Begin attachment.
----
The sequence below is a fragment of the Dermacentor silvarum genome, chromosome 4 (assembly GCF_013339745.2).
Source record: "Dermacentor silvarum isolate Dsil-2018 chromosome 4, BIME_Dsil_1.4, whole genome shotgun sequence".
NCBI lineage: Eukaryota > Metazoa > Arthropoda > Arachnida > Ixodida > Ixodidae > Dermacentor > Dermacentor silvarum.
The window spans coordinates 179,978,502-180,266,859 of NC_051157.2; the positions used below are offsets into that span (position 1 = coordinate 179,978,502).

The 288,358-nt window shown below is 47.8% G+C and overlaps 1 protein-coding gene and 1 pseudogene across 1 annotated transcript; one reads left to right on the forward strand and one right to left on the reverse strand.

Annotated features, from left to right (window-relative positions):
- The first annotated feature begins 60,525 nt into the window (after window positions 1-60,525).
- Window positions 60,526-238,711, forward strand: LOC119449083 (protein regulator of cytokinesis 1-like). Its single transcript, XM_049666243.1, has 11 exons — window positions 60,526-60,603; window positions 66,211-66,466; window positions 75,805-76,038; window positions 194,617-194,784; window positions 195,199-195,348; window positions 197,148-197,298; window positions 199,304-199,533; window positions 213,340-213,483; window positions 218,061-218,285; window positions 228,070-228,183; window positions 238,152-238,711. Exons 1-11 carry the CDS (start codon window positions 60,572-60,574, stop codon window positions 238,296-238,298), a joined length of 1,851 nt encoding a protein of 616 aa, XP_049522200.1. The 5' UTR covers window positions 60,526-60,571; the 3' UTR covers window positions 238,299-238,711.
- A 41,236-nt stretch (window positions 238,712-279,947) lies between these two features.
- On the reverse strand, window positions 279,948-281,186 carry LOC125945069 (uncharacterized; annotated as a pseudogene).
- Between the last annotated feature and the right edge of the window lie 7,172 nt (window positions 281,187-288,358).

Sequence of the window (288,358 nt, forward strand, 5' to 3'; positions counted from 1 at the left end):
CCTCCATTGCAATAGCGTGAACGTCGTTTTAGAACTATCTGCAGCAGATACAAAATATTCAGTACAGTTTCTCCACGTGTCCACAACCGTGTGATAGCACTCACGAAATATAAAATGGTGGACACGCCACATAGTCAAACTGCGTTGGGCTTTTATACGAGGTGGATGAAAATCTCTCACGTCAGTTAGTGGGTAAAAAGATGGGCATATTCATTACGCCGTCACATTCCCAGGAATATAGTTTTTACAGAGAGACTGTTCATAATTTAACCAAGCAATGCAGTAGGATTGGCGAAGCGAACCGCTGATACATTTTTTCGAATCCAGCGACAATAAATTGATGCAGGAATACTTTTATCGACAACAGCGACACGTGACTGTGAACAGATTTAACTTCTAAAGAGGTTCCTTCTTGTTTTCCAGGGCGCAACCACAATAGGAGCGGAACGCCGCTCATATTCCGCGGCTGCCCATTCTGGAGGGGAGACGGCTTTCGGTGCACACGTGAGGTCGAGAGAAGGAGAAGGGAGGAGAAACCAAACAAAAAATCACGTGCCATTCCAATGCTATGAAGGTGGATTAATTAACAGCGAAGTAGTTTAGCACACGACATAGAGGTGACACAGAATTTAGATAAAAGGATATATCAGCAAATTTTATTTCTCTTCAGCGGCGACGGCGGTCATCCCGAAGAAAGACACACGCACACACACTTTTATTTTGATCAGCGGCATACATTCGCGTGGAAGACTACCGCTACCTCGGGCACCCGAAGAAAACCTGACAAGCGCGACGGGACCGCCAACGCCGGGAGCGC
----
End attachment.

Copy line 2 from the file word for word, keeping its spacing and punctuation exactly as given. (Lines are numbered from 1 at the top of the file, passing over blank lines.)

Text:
Source record: "Dermacentor silvarum isolate Dsil-2018 chromosome 4, BIME_Dsil_1.4, whole genome shotgun sequence".